There are a dozen or more threads about this in the Ebay seller forums.
To say the least, this is inconvenient.
To me, this is an indication LastPass is not as attentive to security issues as it should be. Why would it want any amount of its coding to be exposed?
There are no fields to autofill, no username or password field, on an Ebay listing form. The code is injected into an edit window for a listing. LastPass is an uninvited visitor.
As I've said before, the code from LastPass is not injected into edit windows on any other form, including those that appears on pages where there is a username or password field. This behavior is peculiar to LastPass in relation to Ebay only.
What part of "unfortunate side effect" do you not understand? I didn't say it's correct behavior. LastPass injects this code into *every* ebay webpage in order to *find* login fields if any exists. It doesn't know a priori if login fields exist on the page. It just so happens that in the listing editing page, the code somehow ended up in the edit window.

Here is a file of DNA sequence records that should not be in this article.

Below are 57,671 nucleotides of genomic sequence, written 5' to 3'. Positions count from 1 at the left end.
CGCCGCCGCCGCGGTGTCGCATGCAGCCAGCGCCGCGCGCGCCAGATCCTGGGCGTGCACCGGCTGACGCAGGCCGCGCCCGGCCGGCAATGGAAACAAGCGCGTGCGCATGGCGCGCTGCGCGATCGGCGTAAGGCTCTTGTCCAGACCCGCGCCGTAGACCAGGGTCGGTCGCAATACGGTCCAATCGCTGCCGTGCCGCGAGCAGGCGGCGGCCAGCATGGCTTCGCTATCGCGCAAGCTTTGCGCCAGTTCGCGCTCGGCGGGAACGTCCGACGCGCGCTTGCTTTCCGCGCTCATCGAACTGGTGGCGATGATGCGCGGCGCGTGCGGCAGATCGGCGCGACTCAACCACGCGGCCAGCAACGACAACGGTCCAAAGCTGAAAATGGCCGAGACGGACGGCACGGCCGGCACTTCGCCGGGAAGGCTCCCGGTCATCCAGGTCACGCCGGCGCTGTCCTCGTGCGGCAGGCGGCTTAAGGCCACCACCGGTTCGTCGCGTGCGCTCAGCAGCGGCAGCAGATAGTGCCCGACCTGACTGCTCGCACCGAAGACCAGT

I was only replying to your question of why LastPass does this, and why it's not a security issue. I was NOT commenting on the more general problem of the code ending up in listings.
Whether or not there's login fields on the page has no relevance. As I said before, part of the purpose of the code is to find out whether there's a login field. Injected code is site-specific, not page-specific.